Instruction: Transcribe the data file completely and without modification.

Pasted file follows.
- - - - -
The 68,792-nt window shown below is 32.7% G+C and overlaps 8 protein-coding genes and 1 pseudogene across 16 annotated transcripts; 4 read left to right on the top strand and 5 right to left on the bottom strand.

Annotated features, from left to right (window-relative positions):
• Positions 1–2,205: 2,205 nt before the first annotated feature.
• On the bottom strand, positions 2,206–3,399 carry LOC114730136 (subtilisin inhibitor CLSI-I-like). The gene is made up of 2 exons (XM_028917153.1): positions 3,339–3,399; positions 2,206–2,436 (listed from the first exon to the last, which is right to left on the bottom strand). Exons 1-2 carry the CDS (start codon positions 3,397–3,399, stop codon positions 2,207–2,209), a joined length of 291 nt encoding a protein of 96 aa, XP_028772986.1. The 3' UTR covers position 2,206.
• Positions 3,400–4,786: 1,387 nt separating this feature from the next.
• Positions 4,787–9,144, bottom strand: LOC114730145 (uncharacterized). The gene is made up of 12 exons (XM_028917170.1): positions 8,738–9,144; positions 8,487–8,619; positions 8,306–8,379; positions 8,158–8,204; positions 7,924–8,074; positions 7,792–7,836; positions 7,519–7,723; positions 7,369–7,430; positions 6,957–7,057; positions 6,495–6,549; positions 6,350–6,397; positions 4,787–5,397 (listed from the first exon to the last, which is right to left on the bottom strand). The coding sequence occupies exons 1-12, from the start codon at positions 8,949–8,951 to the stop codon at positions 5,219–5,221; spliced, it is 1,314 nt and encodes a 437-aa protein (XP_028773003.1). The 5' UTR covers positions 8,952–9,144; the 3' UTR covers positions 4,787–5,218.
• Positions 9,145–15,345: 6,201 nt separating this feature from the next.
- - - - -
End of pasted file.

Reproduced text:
The 68,792-nt window shown below is 32.7% G+C and overlaps 8 protein-coding genes and 1 pseudogene across 16 annotated transcripts; 4 read left to right on the top strand and 5 right to left on the bottom strand.

Annotated features, from left to right (window-relative positions):
• Positions 1–2,205: 2,205 nt before the first annotated feature.
• On the bottom strand, positions 2,206–3,399 carry LOC114730136 (subtilisin inhibitor CLSI-I-like). The gene is made up of 2 exons (XM_028917153.1): positions 3,339–3,399; positions 2,206–2,436 (listed from the first exon to the last, which is right to left on the bottom strand). Exons 1-2 carry the CDS (start codon positions 3,397–3,399, stop codon positions 2,207–2,209), a joined length of 291 nt encoding a protein of 96 aa, XP_028772986.1. The 3' UTR covers position 2,206.
• Positions 3,400–4,786: 1,387 nt separating this feature from the next.
• Positions 4,787–9,144, bottom strand: LOC114730145 (uncharacterized). The gene is made up of 12 exons (XM_028917170.1): positions 8,738–9,144; positions 8,487–8,619; positions 8,306–8,379; positions 8,158–8,204; positions 7,924–8,074; positions 7,792–7,836; positions 7,519–7,723; positions 7,369–7,430; positions 6,957–7,057; positions 6,495–6,549; positions 6,350–6,397; positions 4,787–5,397 (listed from the first exon to the last, which is right to left on the bottom strand). The coding sequence occupies exons 1-12, from the start codon at positions 8,949–8,951 to the stop codon at positions 5,219–5,221; spliced, it is 1,314 nt and encodes a 437-aa protein (XP_028773003.1). The 5' UTR covers positions 8,952–9,144; the 3' UTR covers positions 4,787–5,218.
• Positions 9,145–15,345: 6,201 nt separating this feature from the next.